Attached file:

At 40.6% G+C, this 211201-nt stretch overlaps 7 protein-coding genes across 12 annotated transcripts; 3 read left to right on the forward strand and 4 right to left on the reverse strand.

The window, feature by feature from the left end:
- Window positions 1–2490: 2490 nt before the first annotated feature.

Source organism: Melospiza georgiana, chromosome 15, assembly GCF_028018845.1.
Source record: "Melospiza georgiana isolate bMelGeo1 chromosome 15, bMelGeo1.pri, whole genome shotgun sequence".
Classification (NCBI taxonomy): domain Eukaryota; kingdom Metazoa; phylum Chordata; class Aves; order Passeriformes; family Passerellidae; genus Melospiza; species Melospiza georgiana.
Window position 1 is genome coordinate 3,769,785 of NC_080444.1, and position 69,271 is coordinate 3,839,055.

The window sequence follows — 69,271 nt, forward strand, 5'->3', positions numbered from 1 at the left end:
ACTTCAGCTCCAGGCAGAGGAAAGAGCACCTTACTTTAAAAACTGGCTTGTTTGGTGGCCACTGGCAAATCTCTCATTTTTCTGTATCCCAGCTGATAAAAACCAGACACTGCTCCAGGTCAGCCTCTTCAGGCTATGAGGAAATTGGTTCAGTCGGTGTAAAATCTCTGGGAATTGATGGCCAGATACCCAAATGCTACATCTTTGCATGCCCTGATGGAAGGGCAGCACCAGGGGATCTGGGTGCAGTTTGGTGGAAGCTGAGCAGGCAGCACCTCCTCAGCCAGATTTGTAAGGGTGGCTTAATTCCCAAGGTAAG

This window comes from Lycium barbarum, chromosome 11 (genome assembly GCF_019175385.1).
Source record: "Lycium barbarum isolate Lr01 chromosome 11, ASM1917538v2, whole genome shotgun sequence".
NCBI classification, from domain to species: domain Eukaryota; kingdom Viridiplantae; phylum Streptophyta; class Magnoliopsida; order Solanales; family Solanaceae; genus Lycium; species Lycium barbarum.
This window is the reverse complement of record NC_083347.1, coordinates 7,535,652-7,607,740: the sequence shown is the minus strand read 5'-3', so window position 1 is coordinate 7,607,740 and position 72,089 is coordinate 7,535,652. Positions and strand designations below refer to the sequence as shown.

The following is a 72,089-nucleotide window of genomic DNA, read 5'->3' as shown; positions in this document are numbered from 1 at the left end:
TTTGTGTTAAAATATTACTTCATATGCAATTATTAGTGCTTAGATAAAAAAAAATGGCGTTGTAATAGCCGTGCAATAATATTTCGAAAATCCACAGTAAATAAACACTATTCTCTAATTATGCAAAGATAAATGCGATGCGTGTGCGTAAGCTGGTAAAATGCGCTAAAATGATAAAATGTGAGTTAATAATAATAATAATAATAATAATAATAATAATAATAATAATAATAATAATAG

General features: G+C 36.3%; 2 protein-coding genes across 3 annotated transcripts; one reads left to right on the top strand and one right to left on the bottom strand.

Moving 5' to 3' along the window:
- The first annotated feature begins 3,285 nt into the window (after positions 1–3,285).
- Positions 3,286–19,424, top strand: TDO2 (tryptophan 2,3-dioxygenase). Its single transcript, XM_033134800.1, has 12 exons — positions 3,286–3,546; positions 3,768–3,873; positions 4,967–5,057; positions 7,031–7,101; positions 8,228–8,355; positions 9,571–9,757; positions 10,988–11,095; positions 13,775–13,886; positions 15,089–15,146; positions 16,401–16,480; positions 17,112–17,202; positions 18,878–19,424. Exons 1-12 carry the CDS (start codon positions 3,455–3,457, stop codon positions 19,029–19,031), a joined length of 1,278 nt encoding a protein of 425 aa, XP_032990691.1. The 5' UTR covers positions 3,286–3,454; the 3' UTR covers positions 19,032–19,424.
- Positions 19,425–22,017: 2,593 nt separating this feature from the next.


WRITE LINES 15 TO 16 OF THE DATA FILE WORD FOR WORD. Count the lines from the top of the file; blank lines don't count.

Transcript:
TTTGTGTTAAAATATTACTTCATATGCAATTATTAGTGCTTAGATAAAAAAAAATGGCGTTGTAATAGCCGTGCAATAATATTTCGAAAATCCACAGTAAATAAACACTATTCTCTAATTATGCAAAGATAAATGCGATGCGTGTGCGTAAGCTGGTAAAATGCGCTAAAATGATAAAATGTGAGTTAATAATAATAATAATAATAATAATAATAATAATAATAATAATAATAATAATAG

General features: G+C 36.3%; 2 protein-coding genes across 3 annotated transcripts; one reads left to right on the top strand and one right to left on the bottom strand.